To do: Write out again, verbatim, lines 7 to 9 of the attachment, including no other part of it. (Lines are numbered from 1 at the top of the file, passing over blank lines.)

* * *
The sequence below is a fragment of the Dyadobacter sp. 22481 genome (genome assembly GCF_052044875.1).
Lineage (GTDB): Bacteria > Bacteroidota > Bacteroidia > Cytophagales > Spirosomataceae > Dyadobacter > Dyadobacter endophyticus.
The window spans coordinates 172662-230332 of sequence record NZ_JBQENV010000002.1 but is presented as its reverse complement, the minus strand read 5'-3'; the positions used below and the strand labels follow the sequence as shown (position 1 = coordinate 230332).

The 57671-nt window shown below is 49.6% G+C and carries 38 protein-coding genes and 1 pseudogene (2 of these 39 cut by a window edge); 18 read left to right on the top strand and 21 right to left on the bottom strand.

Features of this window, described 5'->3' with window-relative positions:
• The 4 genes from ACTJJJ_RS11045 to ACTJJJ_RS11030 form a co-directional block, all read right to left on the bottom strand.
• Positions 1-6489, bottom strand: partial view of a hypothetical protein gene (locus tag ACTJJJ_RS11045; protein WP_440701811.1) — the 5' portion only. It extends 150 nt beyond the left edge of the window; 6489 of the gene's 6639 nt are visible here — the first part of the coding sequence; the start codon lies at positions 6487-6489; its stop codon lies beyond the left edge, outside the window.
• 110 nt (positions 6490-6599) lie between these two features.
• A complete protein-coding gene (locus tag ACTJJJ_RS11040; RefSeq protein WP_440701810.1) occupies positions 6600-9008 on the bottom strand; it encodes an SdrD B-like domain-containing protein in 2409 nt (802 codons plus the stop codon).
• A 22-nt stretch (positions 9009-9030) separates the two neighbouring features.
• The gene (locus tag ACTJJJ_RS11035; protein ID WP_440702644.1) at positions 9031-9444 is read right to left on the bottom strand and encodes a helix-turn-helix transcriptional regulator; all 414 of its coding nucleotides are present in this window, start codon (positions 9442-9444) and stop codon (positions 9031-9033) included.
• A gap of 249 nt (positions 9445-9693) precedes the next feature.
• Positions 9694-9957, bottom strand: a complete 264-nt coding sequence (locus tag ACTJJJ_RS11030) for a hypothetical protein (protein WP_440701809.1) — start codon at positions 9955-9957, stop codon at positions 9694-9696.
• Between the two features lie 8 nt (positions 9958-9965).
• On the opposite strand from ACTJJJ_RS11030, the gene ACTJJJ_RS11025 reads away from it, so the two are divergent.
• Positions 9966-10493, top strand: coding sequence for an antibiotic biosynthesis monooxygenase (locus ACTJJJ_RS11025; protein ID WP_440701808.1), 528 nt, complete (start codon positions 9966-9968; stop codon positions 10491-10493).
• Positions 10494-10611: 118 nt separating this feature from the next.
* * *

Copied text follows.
• Positions 1-6489, bottom strand: partial view of a hypothetical protein gene (locus tag ACTJJJ_RS11045; protein WP_440701811.1) — the 5' portion only. It extends 150 nt beyond the left edge of the window; 6489 of the gene's 6639 nt are visible here — the first part of the coding sequence; the start codon lies at positions 6487-6489; its stop codon lies beyond the left edge, outside the window.
• 110 nt (positions 6490-6599) lie between these two features.
• A complete protein-coding gene (locus tag ACTJJJ_RS11040; RefSeq protein WP_440701810.1) occupies positions 6600-9008 on the bottom strand; it encodes an SdrD B-like domain-containing protein in 2409 nt (802 codons plus the stop codon).